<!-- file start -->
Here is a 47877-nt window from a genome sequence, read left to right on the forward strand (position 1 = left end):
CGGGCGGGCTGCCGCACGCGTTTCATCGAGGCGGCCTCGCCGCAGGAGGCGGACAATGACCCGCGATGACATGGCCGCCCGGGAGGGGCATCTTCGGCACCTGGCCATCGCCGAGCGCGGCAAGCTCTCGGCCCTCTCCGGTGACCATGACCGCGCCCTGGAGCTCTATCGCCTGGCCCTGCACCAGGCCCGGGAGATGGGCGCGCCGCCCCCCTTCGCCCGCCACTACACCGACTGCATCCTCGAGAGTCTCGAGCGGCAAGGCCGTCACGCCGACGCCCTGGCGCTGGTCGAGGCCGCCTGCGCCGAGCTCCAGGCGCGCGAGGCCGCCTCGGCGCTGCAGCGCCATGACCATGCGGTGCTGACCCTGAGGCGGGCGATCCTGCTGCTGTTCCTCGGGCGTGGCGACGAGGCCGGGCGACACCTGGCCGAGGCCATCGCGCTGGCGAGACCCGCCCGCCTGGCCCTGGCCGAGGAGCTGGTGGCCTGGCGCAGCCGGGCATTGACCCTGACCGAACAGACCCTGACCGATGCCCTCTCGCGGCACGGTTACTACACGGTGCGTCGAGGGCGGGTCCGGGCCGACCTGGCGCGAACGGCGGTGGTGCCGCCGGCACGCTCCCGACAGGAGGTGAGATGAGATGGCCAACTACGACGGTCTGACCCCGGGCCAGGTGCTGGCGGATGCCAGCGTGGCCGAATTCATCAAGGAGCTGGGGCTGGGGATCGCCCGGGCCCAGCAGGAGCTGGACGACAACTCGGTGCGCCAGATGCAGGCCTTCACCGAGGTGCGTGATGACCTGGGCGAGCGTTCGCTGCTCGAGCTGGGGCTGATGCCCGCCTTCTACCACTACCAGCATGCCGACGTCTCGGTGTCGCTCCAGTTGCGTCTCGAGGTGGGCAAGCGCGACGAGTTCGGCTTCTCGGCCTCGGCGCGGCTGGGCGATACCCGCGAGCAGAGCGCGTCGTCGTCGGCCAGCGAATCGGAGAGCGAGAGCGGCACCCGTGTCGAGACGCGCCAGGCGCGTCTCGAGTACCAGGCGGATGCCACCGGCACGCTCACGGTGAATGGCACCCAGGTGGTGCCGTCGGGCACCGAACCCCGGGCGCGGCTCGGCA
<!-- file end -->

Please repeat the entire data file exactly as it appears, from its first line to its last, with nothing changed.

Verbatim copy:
Here is a 47877-nt window from a genome sequence, read left to right on the forward strand (position 1 = left end):
CGGGCGGGCTGCCGCACGCGTTTCATCGAGGCGGCCTCGCCGCAGGAGGCGGACAATGACCCGCGATGACATGGCCGCCCGGGAGGGGCATCTTCGGCACCTGGCCATCGCCGAGCGCGGCAAGCTCTCGGCCCTCTCCGGTGACCATGACCGCGCCCTGGAGCTCTATCGCCTGGCCCTGCACCAGGCCCGGGAGATGGGCGCGCCGCCCCCCTTCGCCCGCCACTACACCGACTGCATCCTCGAGAGTCTCGAGCGGCAAGGCCGTCACGCCGACGCCCTGGCGCTGGTCGAGGCCGCCTGCGCCGAGCTCCAGGCGCGCGAGGCCGCCTCGGCGCTGCAGCGCCATGACCATGCGGTGCTGACCCTGAGGCGGGCGATCCTGCTGCTGTTCCTCGGGCGTGGCGACGAGGCCGGGCGACACCTGGCCGAGGCCATCGCGCTGGCGAGACCCGCCCGCCTGGCCCTGGCCGAGGAGCTGGTGGCCTGGCGCAGCCGGGCATTGACCCTGACCGAACAGACCCTGACCGATGCCCTCTCGCGGCACGGTTACTACACGGTGCGTCGAGGGCGGGTCCGGGCCGACCTGGCGCGAACGGCGGTGGTGCCGCCGGCACGCTCCCGACAGGAGGTGAGATGAGATGGCCAACTACGACGGTCTGACCCCGGGCCAGGTGCTGGCGGATGCCAGCGTGGCCGAATTCATCAAGGAGCTGGGGCTGGGGATCGCCCGGGCCCAGCAGGAGCTGGACGACAACTCGGTGCGCCAGATGCAGGCCTTCACCGAGGTGCGTGATGACCTGGGCGAGCGTTCGCTGCTCGAGCTGGGGCTGATGCCCGCCTTCTACCACTACCAGCATGCCGACGTCTCGGTGTCGCTCCAGTTGCGTCTCGAGGTGGGCAAGCGCGACGAGTTCGGCTTCTCGGCCTCGGCGCGGCTGGGCGATACCCGCGAGCAGAGCGCGTCGTCGTCGGCCAGCGAATCGGAGAGCGAGAGCGGCACCCGTGTCGAGACGCGCCAGGCGCGTCTCGAGTACCAGGCGGATGCCACCGGCACGCTCACGGTGAATGGCACCCAGGTGGTGCCGTCGGGCACCGAACCCCGGGCGCGGCTCGGCA